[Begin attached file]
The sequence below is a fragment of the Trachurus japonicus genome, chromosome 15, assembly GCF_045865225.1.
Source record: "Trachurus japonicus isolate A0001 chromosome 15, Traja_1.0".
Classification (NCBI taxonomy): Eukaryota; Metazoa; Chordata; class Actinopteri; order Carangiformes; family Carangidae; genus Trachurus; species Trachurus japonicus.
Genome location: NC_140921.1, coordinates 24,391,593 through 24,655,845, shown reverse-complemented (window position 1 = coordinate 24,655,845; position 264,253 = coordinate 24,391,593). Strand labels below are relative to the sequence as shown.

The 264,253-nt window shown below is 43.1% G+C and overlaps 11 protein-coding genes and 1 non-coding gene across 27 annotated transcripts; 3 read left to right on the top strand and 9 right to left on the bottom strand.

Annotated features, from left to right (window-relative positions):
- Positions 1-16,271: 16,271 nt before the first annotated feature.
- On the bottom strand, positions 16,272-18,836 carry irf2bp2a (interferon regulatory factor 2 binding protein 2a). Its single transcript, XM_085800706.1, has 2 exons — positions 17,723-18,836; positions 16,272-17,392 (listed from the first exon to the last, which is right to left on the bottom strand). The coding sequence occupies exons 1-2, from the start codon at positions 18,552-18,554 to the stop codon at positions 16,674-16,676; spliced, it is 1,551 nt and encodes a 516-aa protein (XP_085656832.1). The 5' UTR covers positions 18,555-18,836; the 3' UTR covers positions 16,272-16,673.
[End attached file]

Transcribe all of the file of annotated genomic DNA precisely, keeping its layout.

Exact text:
The sequence below is a fragment of the Trachurus japonicus genome, chromosome 15, assembly GCF_045865225.1.
Source record: "Trachurus japonicus isolate A0001 chromosome 15, Traja_1.0".
Classification (NCBI taxonomy): Eukaryota; Metazoa; Chordata; class Actinopteri; order Carangiformes; family Carangidae; genus Trachurus; species Trachurus japonicus.
Genome location: NC_140921.1, coordinates 24,391,593 through 24,655,845, shown reverse-complemented (window position 1 = coordinate 24,655,845; position 264,253 = coordinate 24,391,593). Strand labels below are relative to the sequence as shown.

The 264,253-nt window shown below is 43.1% G+C and overlaps 11 protein-coding genes and 1 non-coding gene across 27 annotated transcripts; 3 read left to right on the top strand and 9 right to left on the bottom strand.

Annotated features, from left to right (window-relative positions):
- Positions 1-16,271: 16,271 nt before the first annotated feature.
- On the bottom strand, positions 16,272-18,836 carry irf2bp2a (interferon regulatory factor 2 binding protein 2a). Its single transcript, XM_085800706.1, has 2 exons — positions 17,723-18,836; positions 16,272-17,392 (listed from the first exon to the last, which is right to left on the bottom strand). The coding sequence occupies exons 1-2, from the start codon at positions 18,552-18,554 to the stop codon at positions 16,674-16,676; spliced, it is 1,551 nt and encodes a 516-aa protein (XP_085656832.1). The 5' UTR covers positions 18,555-18,836; the 3' UTR covers positions 16,272-16,673.